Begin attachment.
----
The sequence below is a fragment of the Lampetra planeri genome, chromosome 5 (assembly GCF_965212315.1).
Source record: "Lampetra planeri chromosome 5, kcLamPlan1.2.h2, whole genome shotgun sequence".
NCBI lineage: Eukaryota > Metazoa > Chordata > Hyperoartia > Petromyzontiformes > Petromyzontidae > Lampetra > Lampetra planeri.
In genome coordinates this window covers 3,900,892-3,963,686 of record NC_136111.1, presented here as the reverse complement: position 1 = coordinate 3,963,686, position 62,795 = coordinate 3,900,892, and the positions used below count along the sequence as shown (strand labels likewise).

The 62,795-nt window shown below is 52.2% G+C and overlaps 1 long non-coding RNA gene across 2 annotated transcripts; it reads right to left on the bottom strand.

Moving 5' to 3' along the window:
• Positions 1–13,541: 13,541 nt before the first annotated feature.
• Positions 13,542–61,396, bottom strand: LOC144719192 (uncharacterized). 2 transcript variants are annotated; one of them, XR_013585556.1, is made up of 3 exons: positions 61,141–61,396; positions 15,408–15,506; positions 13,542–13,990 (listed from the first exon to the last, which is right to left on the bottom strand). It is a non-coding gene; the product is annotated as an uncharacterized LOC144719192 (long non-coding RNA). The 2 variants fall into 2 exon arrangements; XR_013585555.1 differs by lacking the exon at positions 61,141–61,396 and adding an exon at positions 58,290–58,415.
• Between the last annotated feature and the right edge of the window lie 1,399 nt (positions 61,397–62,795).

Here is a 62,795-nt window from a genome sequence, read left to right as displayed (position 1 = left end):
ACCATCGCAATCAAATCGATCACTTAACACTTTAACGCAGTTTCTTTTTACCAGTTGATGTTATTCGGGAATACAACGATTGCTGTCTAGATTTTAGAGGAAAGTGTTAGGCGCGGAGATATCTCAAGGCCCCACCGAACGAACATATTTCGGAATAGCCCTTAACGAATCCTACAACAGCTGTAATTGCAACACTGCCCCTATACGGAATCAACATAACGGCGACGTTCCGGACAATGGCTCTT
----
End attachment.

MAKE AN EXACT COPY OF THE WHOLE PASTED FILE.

The sequence below is a fragment of the Lampetra planeri genome, chromosome 5 (assembly GCF_965212315.1).
Source record: "Lampetra planeri chromosome 5, kcLamPlan1.2.h2, whole genome shotgun sequence".
NCBI lineage: Eukaryota > Metazoa > Chordata > Hyperoartia > Petromyzontiformes > Petromyzontidae > Lampetra > Lampetra planeri.
In genome coordinates this window covers 3,900,892-3,963,686 of record NC_136111.1, presented here as the reverse complement: position 1 = coordinate 3,963,686, position 62,795 = coordinate 3,900,892, and the positions used below count along the sequence as shown (strand labels likewise).

The 62,795-nt window shown below is 52.2% G+C and overlaps 1 long non-coding RNA gene across 2 annotated transcripts; it reads right to left on the bottom strand.

Moving 5' to 3' along the window:
• Positions 1–13,541: 13,541 nt before the first annotated feature.
• Positions 13,542–61,396, bottom strand: LOC144719192 (uncharacterized). 2 transcript variants are annotated; one of them, XR_013585556.1, is made up of 3 exons: positions 61,141–61,396; positions 15,408–15,506; positions 13,542–13,990 (listed from the first exon to the last, which is right to left on the bottom strand). It is a non-coding gene; the product is annotated as an uncharacterized LOC144719192 (long non-coding RNA). The 2 variants fall into 2 exon arrangements; XR_013585555.1 differs by lacking the exon at positions 61,141–61,396 and adding an exon at positions 58,290–58,415.
• Between the last annotated feature and the right edge of the window lie 1,399 nt (positions 61,397–62,795).

Here is a 62,795-nt window from a genome sequence, read left to right as displayed (position 1 = left end):
ACCATCGCAATCAAATCGATCACTTAACACTTTAACGCAGTTTCTTTTTACCAGTTGATGTTATTCGGGAATACAACGATTGCTGTCTAGATTTTAGAGGAAAGTGTTAGGCGCGGAGATATCTCAAGGCCCCACCGAACGAACATATTTCGGAATAGCCCTTAACGAATCCTACAACAGCTGTAATTGCAACACTGCCCCTATACGGAATCAACATAACGGCGACGTTCCGGACAATGGCTCTT